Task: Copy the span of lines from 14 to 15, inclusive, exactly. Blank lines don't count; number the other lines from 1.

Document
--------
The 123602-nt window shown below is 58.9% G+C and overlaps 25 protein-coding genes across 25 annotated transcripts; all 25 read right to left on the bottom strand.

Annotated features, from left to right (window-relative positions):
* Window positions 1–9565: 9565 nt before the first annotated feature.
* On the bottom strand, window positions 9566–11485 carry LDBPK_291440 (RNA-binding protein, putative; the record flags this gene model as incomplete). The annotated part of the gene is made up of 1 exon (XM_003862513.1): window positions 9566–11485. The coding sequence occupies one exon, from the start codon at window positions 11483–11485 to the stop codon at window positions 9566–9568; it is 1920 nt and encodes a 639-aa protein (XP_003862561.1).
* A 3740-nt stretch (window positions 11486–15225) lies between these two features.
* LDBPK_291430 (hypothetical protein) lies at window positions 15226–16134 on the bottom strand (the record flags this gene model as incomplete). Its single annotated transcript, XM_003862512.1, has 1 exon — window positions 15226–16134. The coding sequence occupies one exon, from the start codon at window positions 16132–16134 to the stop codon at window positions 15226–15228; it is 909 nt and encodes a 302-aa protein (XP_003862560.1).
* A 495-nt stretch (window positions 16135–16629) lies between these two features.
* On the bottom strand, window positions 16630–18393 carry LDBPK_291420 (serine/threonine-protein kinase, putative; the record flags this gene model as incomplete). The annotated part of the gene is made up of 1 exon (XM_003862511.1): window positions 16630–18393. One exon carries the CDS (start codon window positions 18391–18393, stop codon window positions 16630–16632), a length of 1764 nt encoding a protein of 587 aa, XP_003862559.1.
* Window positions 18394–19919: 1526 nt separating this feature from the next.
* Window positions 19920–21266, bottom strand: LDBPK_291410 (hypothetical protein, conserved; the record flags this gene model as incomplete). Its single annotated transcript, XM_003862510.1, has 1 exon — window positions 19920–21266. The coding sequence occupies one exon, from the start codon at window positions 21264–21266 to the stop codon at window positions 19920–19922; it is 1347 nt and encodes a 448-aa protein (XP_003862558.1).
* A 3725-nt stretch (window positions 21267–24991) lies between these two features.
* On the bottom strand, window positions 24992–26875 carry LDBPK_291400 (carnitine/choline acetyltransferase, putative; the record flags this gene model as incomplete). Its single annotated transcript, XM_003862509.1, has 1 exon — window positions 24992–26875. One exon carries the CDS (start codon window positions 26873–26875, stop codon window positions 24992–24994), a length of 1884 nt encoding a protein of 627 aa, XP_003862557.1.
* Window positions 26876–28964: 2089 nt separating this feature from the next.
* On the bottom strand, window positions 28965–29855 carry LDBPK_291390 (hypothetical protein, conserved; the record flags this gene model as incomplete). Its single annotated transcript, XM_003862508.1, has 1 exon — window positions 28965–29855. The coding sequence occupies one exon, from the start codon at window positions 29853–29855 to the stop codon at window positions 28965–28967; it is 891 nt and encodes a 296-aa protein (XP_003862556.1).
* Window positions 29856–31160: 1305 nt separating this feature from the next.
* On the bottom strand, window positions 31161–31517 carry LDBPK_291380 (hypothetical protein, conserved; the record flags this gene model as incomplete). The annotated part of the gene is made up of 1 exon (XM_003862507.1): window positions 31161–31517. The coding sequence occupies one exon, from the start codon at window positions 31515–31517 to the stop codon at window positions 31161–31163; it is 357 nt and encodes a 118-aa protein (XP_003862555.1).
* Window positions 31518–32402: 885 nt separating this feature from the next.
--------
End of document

* On the bottom strand, window positions 28965–29855 carry LDBPK_291390 (hypothetical protein, conserved; the record flags this gene model as incomplete). Its single annotated transcript, XM_003862508.1, has 1 exon — window positions 28965–29855. The coding sequence occupies one exon, from the start codon at window positions 29853–29855 to the stop codon at window positions 28965–28967; it is 891 nt and encodes a 296-aa protein (XP_003862556.1).
* Window positions 29856–31160: 1305 nt separating this feature from the next.